Each year HCP sponsors a non-competitive educational outreach program called Collaborations. Now in its seventh year, Collaborations VII is a celebration of photography which encourages collaboration and teamwork amongst Houston-area high school students. Students from diverse ethnic and socioeconomic backgrounds are invited to participate in collectively planning and executing an exhibition of their own photographs.
This year’s theme focused on creating self-portraits. Portraiture has a long history both in art and photography, and within the past few years, self-portraiture has become an ongoing art performance within the MySpace/Facebook phenomena. Social networking websites have popularized such common snaps as arm’s length perspective cell phone captures of best friends, nights out, come hither stares, and monumental travels, as well as the ordinary occasions of daily life. Digital photography has facilitated the possibilities of instant gratification, so now people can simultaneously be in a moment and sharing their photograph internationally through their online networks. These images become a shared visual diary, and much like the snapshots in the family albums of earlier times, they have meaning to the individuals depicted, but rarely hold the interest of others.
For six months Collaboration VII participants were challenged to go beyond the superficial “MySpace/Facebook” style of self-portraiture to photographically investigate themselves and their lives. Some participants focused on the psychological, exploring their feelings, fears, and desires to create images of their interior states. Yesenia Chavez sought to understand and represent her attempts to conquer her fear of heights; Alex Chavez explored a traumatic experience, whereas Lauren Januhowski delved into her sense of herself as physically and emotionally crippled. Javier Macias described the process of making self portraits as “the doubling of myself” which allowed him to examine his fear of transitioning from the familiarity of his school into adulthood. Insightfully, Macias found a sense of increasing confidence appearing in his photographs.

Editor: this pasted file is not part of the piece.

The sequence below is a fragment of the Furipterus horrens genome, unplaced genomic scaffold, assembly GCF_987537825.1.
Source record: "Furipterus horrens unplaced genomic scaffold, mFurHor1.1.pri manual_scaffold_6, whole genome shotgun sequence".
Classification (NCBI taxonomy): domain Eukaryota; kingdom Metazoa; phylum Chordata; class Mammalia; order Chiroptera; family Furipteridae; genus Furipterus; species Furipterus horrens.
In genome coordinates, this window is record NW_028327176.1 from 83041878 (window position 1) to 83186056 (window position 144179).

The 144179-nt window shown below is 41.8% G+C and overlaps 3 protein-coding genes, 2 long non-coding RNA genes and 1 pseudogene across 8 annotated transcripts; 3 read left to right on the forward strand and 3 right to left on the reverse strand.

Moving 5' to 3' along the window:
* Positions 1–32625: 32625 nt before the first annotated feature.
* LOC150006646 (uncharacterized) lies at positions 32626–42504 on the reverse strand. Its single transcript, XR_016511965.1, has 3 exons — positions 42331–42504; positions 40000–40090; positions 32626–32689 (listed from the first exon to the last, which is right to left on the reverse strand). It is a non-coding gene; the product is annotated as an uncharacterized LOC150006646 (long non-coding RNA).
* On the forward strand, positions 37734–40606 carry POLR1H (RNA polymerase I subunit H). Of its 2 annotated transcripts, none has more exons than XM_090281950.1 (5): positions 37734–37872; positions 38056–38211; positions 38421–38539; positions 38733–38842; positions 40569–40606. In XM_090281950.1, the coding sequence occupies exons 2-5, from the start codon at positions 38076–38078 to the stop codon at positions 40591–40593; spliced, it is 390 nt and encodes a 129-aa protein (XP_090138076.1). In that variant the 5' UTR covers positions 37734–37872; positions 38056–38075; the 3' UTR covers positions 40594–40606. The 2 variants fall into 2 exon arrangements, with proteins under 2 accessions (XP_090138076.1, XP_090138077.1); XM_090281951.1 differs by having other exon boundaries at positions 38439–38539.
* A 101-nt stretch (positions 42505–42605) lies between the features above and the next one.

Other collaborators like Adrienne Duncan, Thora Ansell, and Alex Walker turned their focus to the physical by photographing their bodies. First thing each morning Caroline Brimberry photographed her face, searching for the self that exists before fully waking. “The fog between my dreams and reality,” she says, “proved to be the perfect time for me to capture myself in my most natural and unguarded state…a real, unfalsified depiction of myself.”
Some approached the project through their environment – the space they live in and the world around them. Investigating daily activities, both Bobbie Richardson and Jody Lu‘s work illustrate the repetition and ritual in daily life. Magaley Deleon and Maria Morfin looked at themselves in the school setting within which they spend the majority of their days. Rachel Walker and Alex Liso both explored landscape as a metaphor for self. Walker “felt this was the best way to let my personality show through, without being shadowed by the chaos of our material world.”
The idea of memory and reflection occur in the work of Kayla Stewart and Ellen Phillips who attempt to trace the origins of their current selves through past experiences. Alex Goss and Amanda Hafemiester use mirrors as actual reflection; one capturing repetition, the other capturing a moment. “My photographs are a reaction to occurrences and observations I feel are important to my life. Memory is vital … and photography is how I hold on to things,” says Goss.
Portraits of Self is a reflection of twenty teenagers on themselves and their place in the world.